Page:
Rhodiola is taken as a capsule, tablet or tincture, and best taken in the morning, as it can be stimulating. Nature’s Best does high strength tablets, or Baldwins rhodiola root tincture may be more up your street if you struggle with swallowing tablets. 


Maca root hails from Peru and has been used traditionally for centuries to increase libido and boost energy levels. Yellow maca is commonly ingested as a supplement in dried powder form, and has a kind of butterscotch flavour that tastes delicious in banana smoothies (in my humble opinion). As my go-to jet lag aid, I wondered if it could also help my eternal quest for more energy when working out.

Unfortunately, despite many articles hailing its medicinal properties, there’s very little legitimate scientific evidence to support maca’s fitness benefits in humans. (If there’s one thing I’ve learned from researching this article, it’s to personally check the studies that articles often cite – they often have small sample sizes or the subjects are rats.) 

Northumbria University did a pilot study on the effects of maca on endurance performance and sexual desire in trained cyclists back in 2009. Their findings showed promising results in both areas, but the sample size was small (eight), and the trial took place over 14 days; adaptogens usually need longer than that to work their (potential) magic. Unfortunately, further fitness research in humans is lacking, though one study did show that maca acted as an energiser in healthy men.

Clinical trials have also shown that maca can improve energy, mood and libido, while decreasing anxiety, but again, these trials are usually in rats. One study showed improved swimming endurance in rats, but again, this hasn’t been tested in humans.

There are tons of websites claiming maca increases testosterone, but studies actually indicate that it doesn’t. So, while maca has potential to act as an energiser and libido enhancer (with plenty of anecdotal evidence claiming it works wonders), it may be best not to pin all your PB hopes on it, though it has plenty of other, scientifically-backed health benefits including being packed with vitamin C, copper and iron as well as antioxidant-rich polyphenols.


Not just an essential of Indian/Sri Lankan cuisine, turmeric root is thought to reduce inflammation, thereby reducing muscle soreness after exercise.

A recent review on curcumin (the main compound in turmeric and the reason it’s yellow) showed promising results with supplementing curcumin for sport, including decreased pain and muscle damage, superior recovery and muscle performance, and better psychological and physiological response during training.

Turmeric can be incorporated into your cooking (who doesn’t love a curry?), though dosage is harder to gauge this way. Curcumin has low water solubility, so is best taken with fat to give it something to bind to, aiding gut absorption. Wild Nutrition’s full spectrum turmeric capsules make this easier as they contain essential oils (plus, the jars are refillable – an environmental bonus).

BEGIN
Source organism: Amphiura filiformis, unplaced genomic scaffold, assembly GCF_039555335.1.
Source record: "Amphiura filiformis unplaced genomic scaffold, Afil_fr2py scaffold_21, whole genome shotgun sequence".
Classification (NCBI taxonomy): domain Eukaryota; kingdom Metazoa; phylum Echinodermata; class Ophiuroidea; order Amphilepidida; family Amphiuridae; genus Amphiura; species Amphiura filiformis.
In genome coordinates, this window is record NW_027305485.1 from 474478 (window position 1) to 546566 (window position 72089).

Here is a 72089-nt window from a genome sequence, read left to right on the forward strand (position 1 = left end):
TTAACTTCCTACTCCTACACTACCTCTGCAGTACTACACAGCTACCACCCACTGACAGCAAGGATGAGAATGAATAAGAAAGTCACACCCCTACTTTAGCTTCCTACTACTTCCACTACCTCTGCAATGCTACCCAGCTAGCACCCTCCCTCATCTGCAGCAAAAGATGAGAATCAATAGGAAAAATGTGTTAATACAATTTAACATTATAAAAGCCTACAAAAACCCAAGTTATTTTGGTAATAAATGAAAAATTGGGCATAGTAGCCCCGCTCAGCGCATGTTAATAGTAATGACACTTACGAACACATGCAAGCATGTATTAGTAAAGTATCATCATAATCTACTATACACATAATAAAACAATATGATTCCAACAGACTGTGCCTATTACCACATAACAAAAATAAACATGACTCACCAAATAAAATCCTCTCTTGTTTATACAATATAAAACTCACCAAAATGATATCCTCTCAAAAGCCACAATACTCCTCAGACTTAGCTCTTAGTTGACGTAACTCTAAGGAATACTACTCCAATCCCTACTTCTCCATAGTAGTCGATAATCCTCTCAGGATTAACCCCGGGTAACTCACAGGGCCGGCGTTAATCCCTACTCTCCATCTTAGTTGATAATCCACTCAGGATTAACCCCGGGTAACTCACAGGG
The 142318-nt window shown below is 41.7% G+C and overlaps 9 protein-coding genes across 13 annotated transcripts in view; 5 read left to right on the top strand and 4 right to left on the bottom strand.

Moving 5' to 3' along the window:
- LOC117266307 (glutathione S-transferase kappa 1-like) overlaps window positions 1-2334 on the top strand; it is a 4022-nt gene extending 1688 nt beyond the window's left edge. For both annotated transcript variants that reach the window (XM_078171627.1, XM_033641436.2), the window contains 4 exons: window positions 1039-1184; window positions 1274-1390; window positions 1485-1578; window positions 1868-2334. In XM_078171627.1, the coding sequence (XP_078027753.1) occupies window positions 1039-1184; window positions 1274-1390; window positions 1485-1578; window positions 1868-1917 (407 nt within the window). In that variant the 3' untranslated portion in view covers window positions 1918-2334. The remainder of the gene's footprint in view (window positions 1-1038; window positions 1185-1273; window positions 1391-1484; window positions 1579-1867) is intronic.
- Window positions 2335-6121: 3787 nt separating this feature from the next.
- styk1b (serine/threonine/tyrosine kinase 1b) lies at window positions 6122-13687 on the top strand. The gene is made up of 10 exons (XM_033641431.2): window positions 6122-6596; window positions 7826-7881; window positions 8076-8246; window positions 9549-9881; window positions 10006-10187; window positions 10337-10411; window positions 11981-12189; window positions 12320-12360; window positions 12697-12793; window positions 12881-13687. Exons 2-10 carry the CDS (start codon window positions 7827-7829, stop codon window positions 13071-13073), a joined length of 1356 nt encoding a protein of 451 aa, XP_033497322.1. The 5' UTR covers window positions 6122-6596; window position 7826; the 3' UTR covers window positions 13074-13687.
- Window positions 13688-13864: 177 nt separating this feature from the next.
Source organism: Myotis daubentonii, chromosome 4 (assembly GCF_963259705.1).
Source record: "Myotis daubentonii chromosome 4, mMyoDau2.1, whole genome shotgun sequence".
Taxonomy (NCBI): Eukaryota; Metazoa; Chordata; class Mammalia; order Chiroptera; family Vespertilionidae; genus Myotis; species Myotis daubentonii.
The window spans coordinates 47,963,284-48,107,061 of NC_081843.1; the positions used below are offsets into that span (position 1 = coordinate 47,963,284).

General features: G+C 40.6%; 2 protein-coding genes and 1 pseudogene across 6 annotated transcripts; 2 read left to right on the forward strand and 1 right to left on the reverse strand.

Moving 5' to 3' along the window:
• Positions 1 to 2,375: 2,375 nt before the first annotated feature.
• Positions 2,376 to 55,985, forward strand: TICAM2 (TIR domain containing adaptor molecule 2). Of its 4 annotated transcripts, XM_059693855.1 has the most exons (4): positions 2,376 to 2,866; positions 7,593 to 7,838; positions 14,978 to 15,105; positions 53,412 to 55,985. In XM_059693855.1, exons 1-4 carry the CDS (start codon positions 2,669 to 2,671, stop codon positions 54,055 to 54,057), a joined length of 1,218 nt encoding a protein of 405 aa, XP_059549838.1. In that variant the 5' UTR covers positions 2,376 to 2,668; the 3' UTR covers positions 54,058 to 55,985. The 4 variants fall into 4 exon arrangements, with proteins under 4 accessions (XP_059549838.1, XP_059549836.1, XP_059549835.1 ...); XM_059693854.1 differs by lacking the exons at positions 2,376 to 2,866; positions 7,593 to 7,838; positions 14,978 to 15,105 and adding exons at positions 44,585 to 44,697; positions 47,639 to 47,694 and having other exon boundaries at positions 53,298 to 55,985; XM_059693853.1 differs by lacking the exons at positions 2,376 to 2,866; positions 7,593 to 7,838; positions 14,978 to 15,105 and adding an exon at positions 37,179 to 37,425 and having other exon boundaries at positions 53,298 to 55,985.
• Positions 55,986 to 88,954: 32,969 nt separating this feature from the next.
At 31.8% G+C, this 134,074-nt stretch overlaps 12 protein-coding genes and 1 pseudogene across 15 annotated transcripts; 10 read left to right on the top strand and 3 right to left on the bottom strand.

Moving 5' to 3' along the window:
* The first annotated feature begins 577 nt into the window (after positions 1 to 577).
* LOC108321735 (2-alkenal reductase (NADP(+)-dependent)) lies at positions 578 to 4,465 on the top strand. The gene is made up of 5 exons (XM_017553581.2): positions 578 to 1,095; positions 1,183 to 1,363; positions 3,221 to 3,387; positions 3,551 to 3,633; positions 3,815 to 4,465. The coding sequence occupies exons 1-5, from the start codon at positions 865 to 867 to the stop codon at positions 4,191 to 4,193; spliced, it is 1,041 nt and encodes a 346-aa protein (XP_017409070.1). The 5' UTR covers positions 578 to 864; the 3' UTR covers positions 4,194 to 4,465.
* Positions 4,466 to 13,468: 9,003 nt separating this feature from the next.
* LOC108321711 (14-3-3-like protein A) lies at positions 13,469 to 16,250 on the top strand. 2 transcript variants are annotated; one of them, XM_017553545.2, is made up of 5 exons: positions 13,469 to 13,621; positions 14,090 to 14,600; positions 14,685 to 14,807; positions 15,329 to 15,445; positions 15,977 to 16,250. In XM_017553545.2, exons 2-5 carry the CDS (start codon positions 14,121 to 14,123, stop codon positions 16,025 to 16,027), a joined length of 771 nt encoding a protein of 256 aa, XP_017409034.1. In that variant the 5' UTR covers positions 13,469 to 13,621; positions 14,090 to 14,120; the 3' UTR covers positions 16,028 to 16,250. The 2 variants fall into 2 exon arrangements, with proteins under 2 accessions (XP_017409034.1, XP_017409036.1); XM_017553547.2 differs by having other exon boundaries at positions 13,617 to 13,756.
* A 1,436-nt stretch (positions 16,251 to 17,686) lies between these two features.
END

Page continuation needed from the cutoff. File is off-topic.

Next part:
Or, you could make a turmeric latte with dried turmeric powder/grated turmeric root, and milk. Studies have also shown that turmeric and black pepper are a dream duo – when combined with curcumin, black pepper’s active component piperine can increase bioavailability by 2,000%. So be sure to crack a little black pepper into your latte.

Turmeric is one of the more studied adaptogens, with evidence to suggest it can help with DOMS, recovery and psychological response during training.


Turns out that mushrooms are indeed magic: there are a number of them containing adaptogenic properties, including reishi, cordyceps and lion’s mane.

Reishi mushroom is thought to boost the immune system, reduce fatigue and improve heart health, while it’s been claimed that cordyceps can aid exercise performance, fight inflammation (perfect for recovery!) and improve cardiovascular health. It’s alleged that lion’s mane can increase energy, accelerate fat metabolism and reduce inflammation. 

There isn’t a huge amount of scientific studies on the effects on mushrooms on exercise performance, though a 2010 paper showed improved performance in healthy elderly subjects when supplemented with 333mg of cordyceps. However, the sample size was small with only 20 subjects. Another study showed that corydyceps improved blood flow and there are several studies linking lion’s mane to a decrease in physical fatigue, but these are in mice.

I’ve been taking Hifas de Terra Mico Rei reishi mushroom capsules every morning with my coffee, and while it could just be psychosomatic, I do feel like they give me a boost on my runs. I’m usually limited by how far I can run on an empty stomach in the morning but have found my performance has been boosted since taking them.